Contracts have been prepared for the sale of your business to a person not yet registered for VAT. However, there is some argument about whether VAT should be added to the price. What’s the right answer?

Selling VAT free

If you’re VAT registered when you sell a business, or part of one, special rules apply. These say that the sale price must not include VAT. The transfer of a going concern (TOGC) rules treat the sale of a business as outside the scope of VAT where:

  • you’re transferring an entire business; or
  • part of a business which can operate independently; and
  • the buyer uses the assets transferred in the same kind of business; and
  • they are registered for VAT, or if not registered are registerable as a result of the transfer.

Risk of VAT

Where the sale doesn’t qualify as a TOGC it’s up to you as the seller to ensure that VAT is accounted for. If you don’t charge VAT, and it turns out you should have, you’ll have to pay it and recover it from the buyer. Even if the contract allows this it could be difficult, especially if the buyer hasn’t budgeted for VAT.

Tip. You should include an indemnity clause in the sale contract to cover the VAT that would be payable in the event the TOGC rules aren’t met. If there’s trouble with HMRC at least there will be no argument that the buyer should pay up.

Trap. You should not charge VAT as a precautionary measure if you’re certain the transaction meets the TOGC conditions. Apart from potentially causing problems with the sale negotiations, the buyer might not be entitled to reclaim it (because it’s not a legitimate VAT charge) and may sue you for it.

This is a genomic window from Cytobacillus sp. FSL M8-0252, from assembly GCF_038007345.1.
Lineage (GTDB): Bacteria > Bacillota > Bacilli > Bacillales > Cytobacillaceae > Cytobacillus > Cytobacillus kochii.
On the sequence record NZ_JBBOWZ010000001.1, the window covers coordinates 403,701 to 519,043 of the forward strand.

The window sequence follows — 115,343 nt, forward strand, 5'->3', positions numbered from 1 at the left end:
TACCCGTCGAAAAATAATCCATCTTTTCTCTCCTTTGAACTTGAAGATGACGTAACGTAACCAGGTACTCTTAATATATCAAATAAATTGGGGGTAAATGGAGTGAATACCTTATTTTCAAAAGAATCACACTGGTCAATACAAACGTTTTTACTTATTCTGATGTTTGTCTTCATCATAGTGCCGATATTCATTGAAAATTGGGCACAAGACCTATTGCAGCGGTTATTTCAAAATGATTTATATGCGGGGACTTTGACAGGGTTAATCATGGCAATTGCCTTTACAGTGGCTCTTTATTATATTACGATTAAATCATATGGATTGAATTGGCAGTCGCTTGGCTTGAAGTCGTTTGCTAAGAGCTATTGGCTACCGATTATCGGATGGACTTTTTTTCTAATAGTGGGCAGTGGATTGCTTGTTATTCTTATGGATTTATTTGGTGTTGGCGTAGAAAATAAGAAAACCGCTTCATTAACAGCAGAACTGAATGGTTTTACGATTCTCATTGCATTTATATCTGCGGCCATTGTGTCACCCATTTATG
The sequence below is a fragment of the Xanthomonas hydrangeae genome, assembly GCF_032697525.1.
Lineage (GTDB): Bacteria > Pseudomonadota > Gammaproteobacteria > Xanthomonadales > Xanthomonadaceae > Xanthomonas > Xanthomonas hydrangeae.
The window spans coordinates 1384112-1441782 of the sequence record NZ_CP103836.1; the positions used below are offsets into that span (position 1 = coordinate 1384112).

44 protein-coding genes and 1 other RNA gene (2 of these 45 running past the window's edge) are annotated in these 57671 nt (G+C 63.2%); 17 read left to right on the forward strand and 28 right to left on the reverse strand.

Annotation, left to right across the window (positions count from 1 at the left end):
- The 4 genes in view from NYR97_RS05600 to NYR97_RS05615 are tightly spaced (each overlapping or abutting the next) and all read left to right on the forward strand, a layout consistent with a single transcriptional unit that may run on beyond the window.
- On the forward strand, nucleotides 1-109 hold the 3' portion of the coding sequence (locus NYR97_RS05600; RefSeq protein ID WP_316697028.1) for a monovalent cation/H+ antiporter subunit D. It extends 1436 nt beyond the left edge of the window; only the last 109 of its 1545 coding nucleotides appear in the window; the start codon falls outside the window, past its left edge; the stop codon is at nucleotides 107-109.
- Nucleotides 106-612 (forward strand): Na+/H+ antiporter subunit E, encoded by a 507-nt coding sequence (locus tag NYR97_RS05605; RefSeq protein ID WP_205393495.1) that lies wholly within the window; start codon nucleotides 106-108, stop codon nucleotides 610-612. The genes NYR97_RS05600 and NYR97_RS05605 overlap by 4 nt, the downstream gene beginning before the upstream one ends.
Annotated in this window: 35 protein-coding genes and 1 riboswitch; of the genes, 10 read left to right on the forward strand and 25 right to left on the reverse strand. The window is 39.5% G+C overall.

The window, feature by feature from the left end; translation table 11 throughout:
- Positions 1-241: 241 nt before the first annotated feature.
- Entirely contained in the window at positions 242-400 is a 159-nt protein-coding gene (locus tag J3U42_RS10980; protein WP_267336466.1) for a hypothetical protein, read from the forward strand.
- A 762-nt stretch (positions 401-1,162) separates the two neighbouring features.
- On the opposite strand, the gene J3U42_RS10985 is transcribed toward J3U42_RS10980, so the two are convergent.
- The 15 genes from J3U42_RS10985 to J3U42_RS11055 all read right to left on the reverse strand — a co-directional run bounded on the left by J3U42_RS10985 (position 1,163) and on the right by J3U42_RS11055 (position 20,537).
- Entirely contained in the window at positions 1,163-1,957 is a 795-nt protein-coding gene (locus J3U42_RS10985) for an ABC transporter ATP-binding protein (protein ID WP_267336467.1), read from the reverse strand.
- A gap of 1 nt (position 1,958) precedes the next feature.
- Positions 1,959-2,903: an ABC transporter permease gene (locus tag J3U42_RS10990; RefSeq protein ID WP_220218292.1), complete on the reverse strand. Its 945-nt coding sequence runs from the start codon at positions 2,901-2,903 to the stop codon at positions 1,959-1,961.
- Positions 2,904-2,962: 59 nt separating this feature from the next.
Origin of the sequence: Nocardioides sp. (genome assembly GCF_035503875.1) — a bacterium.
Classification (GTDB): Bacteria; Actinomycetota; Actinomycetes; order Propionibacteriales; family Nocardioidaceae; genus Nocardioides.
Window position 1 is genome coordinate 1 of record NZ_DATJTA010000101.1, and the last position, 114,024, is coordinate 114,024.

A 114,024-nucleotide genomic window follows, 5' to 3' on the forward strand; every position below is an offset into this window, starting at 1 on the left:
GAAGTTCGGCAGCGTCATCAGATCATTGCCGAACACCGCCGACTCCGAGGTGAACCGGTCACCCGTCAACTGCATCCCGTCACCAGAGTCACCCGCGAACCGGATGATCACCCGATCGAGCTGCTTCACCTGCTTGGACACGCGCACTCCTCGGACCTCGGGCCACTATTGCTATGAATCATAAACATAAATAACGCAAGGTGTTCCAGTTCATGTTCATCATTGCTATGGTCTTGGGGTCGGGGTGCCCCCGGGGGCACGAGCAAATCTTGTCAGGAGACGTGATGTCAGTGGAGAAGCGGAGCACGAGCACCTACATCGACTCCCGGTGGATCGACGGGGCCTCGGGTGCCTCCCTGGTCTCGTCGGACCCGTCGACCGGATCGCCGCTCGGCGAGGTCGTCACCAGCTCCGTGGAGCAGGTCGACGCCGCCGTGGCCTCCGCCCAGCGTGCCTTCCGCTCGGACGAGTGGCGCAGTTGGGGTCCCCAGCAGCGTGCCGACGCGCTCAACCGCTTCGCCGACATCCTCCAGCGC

TOGC failure

The last of the conditions mentioned above can be tricky. According to the rules the buyer needs to “immediately become as a result of the transfer, a taxable person” , which means they must become liable to register for VAT. If the buyer isn’t already registered this might mean the sale doesn’t qualify as a TOGC.

HMRC’s view

HMRC takes a tough line where compulsory VAT registration doesn’t apply to the buyer. It requires the buyer to actually be registered at the time of the transfer. So it’s not enough for them to have applied for registration, even if they asked for it to be backdated to the time of the sale.

Tip. It’s advisable that before you sign the contract you obtain proof that the buyer has applied to register immediately after completion. This will minimise, but not eliminate, the risk of getting caught for VAT.

Intending trader

To make even more certain that you won’t be caught out if the buyer fails to register for VAT, you could insist that, once you’re at contract stage, the buyer applies for intending trader registration. This allows them to register before the sale as long as they can show HMRC that there is every expectation that they will have a business to register in the near future.

This article has been reproduced by kind permission of Indicator – FL Memo Ltd. For details of their tax-saving products please visit or call 01233 653500.